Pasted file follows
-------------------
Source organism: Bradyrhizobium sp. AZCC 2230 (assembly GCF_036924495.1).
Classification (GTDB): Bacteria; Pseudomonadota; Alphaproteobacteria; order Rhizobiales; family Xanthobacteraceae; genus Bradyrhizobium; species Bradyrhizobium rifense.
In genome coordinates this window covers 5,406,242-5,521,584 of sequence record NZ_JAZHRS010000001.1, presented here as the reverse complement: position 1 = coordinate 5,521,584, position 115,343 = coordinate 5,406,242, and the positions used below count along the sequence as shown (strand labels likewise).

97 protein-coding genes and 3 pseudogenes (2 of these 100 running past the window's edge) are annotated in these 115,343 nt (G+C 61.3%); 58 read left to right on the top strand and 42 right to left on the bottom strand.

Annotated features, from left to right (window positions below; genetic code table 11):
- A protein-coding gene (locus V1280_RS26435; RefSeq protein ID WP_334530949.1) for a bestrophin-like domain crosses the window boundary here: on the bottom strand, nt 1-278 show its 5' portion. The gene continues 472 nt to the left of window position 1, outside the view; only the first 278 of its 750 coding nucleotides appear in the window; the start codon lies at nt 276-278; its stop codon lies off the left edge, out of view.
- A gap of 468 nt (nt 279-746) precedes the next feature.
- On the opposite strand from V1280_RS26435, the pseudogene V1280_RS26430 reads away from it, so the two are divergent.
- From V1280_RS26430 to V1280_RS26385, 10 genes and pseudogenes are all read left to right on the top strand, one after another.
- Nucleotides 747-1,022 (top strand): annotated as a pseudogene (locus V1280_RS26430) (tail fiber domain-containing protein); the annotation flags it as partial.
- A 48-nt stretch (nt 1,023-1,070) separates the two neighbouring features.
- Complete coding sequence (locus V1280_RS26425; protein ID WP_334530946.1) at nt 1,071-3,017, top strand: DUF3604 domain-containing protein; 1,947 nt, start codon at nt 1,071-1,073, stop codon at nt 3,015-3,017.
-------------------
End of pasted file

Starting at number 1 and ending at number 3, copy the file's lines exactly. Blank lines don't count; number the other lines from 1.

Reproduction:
Source organism: Bradyrhizobium sp. AZCC 2230 (assembly GCF_036924495.1).
Classification (GTDB): Bacteria; Pseudomonadota; Alphaproteobacteria; order Rhizobiales; family Xanthobacteraceae; genus Bradyrhizobium; species Bradyrhizobium rifense.
In genome coordinates this window covers 5,406,242-5,521,584 of sequence record NZ_JAZHRS010000001.1, presented here as the reverse complement: position 1 = coordinate 5,521,584, position 115,343 = coordinate 5,406,242, and the positions used below count along the sequence as shown (strand labels likewise).